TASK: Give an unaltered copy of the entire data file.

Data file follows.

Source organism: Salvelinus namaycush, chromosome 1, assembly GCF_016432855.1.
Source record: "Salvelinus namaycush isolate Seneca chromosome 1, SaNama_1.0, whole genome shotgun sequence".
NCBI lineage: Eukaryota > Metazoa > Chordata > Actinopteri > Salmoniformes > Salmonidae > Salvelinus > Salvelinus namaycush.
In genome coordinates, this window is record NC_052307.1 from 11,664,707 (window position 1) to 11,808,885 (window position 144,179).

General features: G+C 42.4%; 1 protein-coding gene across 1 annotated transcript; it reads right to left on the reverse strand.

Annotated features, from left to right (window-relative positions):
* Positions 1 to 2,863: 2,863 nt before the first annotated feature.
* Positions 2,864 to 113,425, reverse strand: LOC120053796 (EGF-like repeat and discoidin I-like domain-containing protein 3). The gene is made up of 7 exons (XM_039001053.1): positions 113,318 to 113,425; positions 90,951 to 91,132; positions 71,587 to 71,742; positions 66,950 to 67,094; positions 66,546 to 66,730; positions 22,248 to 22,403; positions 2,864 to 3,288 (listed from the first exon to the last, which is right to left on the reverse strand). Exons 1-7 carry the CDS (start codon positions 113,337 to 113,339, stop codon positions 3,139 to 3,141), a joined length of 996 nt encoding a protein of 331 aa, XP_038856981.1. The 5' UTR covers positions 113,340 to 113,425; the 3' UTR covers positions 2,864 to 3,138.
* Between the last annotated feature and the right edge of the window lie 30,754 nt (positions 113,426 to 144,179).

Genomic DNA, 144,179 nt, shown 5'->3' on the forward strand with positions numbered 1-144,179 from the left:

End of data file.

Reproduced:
Source organism: Salvelinus namaycush, chromosome 1, assembly GCF_016432855.1.
Source record: "Salvelinus namaycush isolate Seneca chromosome 1, SaNama_1.0, whole genome shotgun sequence".
NCBI lineage: Eukaryota > Metazoa > Chordata > Actinopteri > Salmoniformes > Salmonidae > Salvelinus > Salvelinus namaycush.
In genome coordinates, this window is record NC_052307.1 from 11,664,707 (window position 1) to 11,808,885 (window position 144,179).

General features: G+C 42.4%; 1 protein-coding gene across 1 annotated transcript; it reads right to left on the reverse strand.

Annotated features, from left to right (window-relative positions):
* Positions 1 to 2,863: 2,863 nt before the first annotated feature.
* Positions 2,864 to 113,425, reverse strand: LOC120053796 (EGF-like repeat and discoidin I-like domain-containing protein 3). The gene is made up of 7 exons (XM_039001053.1): positions 113,318 to 113,425; positions 90,951 to 91,132; positions 71,587 to 71,742; positions 66,950 to 67,094; positions 66,546 to 66,730; positions 22,248 to 22,403; positions 2,864 to 3,288 (listed from the first exon to the last, which is right to left on the reverse strand). Exons 1-7 carry the CDS (start codon positions 113,337 to 113,339, stop codon positions 3,139 to 3,141), a joined length of 996 nt encoding a protein of 331 aa, XP_038856981.1. The 5' UTR covers positions 113,340 to 113,425; the 3' UTR covers positions 2,864 to 3,138.
* Between the last annotated feature and the right edge of the window lie 30,754 nt (positions 113,426 to 144,179).

Genomic DNA, 144,179 nt, shown 5'->3' on the forward strand with positions numbered 1-144,179 from the left: